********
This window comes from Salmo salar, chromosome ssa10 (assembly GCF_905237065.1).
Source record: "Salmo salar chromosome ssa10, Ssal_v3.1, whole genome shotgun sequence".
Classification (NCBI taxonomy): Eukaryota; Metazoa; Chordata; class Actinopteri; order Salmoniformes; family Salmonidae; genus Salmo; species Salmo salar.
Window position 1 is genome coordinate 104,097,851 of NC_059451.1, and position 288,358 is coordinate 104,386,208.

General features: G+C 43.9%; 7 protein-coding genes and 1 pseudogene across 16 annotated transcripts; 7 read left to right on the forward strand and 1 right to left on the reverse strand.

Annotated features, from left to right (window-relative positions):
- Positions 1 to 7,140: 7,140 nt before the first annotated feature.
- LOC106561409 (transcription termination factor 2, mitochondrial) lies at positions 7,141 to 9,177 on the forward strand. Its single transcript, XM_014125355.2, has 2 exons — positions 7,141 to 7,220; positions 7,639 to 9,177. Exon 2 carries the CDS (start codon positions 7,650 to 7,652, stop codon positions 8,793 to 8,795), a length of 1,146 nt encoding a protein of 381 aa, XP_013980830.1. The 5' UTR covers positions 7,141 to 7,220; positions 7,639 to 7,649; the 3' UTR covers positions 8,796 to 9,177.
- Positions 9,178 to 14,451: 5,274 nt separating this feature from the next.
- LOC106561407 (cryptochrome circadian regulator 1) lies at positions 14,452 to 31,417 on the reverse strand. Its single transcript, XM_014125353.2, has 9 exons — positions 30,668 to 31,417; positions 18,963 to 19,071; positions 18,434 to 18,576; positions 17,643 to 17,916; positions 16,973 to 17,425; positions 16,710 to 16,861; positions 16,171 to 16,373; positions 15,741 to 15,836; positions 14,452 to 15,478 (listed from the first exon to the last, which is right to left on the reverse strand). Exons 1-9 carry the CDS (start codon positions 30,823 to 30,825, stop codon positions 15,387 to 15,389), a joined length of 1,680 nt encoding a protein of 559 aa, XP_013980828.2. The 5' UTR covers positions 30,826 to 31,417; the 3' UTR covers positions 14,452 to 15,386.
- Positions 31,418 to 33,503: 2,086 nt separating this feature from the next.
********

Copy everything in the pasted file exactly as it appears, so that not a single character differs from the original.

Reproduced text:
This window comes from Salmo salar, chromosome ssa10 (assembly GCF_905237065.1).
Source record: "Salmo salar chromosome ssa10, Ssal_v3.1, whole genome shotgun sequence".
Classification (NCBI taxonomy): Eukaryota; Metazoa; Chordata; class Actinopteri; order Salmoniformes; family Salmonidae; genus Salmo; species Salmo salar.
Window position 1 is genome coordinate 104,097,851 of NC_059451.1, and position 288,358 is coordinate 104,386,208.

General features: G+C 43.9%; 7 protein-coding genes and 1 pseudogene across 16 annotated transcripts; 7 read left to right on the forward strand and 1 right to left on the reverse strand.

Annotated features, from left to right (window-relative positions):
- Positions 1 to 7,140: 7,140 nt before the first annotated feature.
- LOC106561409 (transcription termination factor 2, mitochondrial) lies at positions 7,141 to 9,177 on the forward strand. Its single transcript, XM_014125355.2, has 2 exons — positions 7,141 to 7,220; positions 7,639 to 9,177. Exon 2 carries the CDS (start codon positions 7,650 to 7,652, stop codon positions 8,793 to 8,795), a length of 1,146 nt encoding a protein of 381 aa, XP_013980830.1. The 5' UTR covers positions 7,141 to 7,220; positions 7,639 to 7,649; the 3' UTR covers positions 8,796 to 9,177.
- Positions 9,178 to 14,451: 5,274 nt separating this feature from the next.
- LOC106561407 (cryptochrome circadian regulator 1) lies at positions 14,452 to 31,417 on the reverse strand. Its single transcript, XM_014125353.2, has 9 exons — positions 30,668 to 31,417; positions 18,963 to 19,071; positions 18,434 to 18,576; positions 17,643 to 17,916; positions 16,973 to 17,425; positions 16,710 to 16,861; positions 16,171 to 16,373; positions 15,741 to 15,836; positions 14,452 to 15,478 (listed from the first exon to the last, which is right to left on the reverse strand). Exons 1-9 carry the CDS (start codon positions 30,823 to 30,825, stop codon positions 15,387 to 15,389), a joined length of 1,680 nt encoding a protein of 559 aa, XP_013980828.2. The 5' UTR covers positions 30,826 to 31,417; the 3' UTR covers positions 14,452 to 15,386.
- Positions 31,418 to 33,503: 2,086 nt separating this feature from the next.